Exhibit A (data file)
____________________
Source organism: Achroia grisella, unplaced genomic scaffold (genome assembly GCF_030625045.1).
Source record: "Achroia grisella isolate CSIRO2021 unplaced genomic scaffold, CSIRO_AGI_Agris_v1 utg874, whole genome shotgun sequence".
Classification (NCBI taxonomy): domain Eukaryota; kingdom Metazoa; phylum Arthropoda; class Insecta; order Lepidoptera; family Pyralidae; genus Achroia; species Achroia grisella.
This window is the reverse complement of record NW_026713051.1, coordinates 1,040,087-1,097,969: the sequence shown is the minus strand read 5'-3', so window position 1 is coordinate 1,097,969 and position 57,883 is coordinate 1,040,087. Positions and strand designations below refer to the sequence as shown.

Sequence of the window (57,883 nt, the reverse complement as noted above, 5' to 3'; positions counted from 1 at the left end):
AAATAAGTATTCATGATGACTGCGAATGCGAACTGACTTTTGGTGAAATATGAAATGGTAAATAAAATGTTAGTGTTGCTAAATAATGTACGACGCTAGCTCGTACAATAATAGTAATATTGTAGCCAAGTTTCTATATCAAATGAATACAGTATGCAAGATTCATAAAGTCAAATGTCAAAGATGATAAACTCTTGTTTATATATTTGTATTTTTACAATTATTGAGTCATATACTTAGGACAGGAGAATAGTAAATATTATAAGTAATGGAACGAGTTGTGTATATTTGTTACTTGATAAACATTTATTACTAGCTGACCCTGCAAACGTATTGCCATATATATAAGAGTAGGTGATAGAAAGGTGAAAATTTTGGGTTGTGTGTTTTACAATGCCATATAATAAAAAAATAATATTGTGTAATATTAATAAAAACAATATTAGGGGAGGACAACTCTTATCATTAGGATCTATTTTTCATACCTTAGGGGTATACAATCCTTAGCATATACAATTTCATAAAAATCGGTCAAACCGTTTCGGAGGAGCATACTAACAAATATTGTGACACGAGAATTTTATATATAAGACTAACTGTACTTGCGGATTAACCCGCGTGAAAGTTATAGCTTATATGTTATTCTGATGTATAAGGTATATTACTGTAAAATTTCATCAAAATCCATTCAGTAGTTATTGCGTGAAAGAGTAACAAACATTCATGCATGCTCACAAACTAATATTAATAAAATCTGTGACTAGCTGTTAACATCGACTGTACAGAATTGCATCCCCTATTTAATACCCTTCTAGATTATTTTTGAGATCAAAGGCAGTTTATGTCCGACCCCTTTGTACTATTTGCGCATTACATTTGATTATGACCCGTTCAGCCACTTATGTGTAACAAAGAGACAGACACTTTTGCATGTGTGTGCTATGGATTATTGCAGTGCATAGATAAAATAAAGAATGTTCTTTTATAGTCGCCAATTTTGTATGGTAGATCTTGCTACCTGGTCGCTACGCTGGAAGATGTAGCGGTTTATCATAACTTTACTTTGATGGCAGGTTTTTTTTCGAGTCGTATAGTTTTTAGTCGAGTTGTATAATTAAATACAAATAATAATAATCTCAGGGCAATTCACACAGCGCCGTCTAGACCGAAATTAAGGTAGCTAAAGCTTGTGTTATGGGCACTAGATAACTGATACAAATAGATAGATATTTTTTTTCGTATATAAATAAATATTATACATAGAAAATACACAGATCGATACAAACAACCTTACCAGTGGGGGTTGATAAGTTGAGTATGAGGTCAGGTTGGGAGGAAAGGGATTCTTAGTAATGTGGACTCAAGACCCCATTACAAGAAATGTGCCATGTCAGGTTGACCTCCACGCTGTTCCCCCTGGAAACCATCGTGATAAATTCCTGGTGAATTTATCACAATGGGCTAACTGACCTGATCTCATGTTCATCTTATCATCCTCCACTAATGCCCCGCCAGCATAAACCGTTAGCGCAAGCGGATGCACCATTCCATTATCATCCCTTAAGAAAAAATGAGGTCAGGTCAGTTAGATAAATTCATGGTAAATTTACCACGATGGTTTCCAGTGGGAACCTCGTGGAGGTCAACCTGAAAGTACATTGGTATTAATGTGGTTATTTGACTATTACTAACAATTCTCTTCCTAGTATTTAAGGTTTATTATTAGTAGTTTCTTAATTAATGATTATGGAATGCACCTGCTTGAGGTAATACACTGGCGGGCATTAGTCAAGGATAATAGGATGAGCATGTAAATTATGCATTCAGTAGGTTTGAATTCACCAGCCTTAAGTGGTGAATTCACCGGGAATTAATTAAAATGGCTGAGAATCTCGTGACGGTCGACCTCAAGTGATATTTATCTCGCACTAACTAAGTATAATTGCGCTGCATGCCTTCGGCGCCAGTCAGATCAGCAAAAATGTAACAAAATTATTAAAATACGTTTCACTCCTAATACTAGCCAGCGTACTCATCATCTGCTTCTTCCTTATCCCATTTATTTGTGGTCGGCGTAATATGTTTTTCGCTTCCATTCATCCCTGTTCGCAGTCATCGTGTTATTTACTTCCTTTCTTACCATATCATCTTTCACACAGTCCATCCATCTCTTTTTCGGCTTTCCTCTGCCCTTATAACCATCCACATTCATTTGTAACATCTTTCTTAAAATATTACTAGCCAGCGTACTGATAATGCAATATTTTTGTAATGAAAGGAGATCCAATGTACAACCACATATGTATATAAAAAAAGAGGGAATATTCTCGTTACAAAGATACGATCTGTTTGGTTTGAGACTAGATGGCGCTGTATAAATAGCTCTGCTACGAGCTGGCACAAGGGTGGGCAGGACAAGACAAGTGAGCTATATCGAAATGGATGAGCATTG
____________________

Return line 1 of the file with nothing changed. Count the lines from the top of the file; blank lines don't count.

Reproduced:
Source organism: Achroia grisella, unplaced genomic scaffold (genome assembly GCF_030625045.1).